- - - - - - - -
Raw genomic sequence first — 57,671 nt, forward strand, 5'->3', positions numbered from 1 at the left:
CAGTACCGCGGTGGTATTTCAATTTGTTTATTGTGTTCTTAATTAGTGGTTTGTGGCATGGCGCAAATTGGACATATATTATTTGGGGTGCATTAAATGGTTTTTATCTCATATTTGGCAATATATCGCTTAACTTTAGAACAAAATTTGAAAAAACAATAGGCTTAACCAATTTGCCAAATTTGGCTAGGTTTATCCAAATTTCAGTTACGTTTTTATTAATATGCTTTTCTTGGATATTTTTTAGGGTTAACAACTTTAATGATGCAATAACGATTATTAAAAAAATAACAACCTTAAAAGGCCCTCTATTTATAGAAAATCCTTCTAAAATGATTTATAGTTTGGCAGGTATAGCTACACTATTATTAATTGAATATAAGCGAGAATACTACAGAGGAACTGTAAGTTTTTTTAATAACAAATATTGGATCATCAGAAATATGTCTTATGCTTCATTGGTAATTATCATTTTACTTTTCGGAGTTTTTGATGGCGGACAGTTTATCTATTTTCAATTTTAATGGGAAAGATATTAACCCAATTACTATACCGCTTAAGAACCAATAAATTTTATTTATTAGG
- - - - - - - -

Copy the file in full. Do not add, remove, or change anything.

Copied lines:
Raw genomic sequence first — 57,671 nt, forward strand, 5'->3', positions numbered from 1 at the left:
CAGTACCGCGGTGGTATTTCAATTTGTTTATTGTGTTCTTAATTAGTGGTTTGTGGCATGGCGCAAATTGGACATATATTATTTGGGGTGCATTAAATGGTTTTTATCTCATATTTGGCAATATATCGCTTAACTTTAGAACAAAATTTGAAAAAACAATAGGCTTAACCAATTTGCCAAATTTGGCTAGGTTTATCCAAATTTCAGTTACGTTTTTATTAATATGCTTTTCTTGGATATTTTTTAGGGTTAACAACTTTAATGATGCAATAACGATTATTAAAAAAATAACAACCTTAAAAGGCCCTCTATTTATAGAAAATCCTTCTAAAATGATTTATAGTTTGGCAGGTATAGCTACACTATTATTAATTGAATATAAGCGAGAATACTACAGAGGAACTGTAAGTTTTTTTAATAACAAATATTGGATCATCAGAAATATGTCTTATGCTTCATTGGTAATTATCATTTTACTTTTCGGAGTTTTTGATGGCGGACAGTTTATCTATTTTCAATTTTAATGGGAAAGATATTAACCCAATTACTATACCGCTTAAGAACCAATAAATTTTATTTATTAGG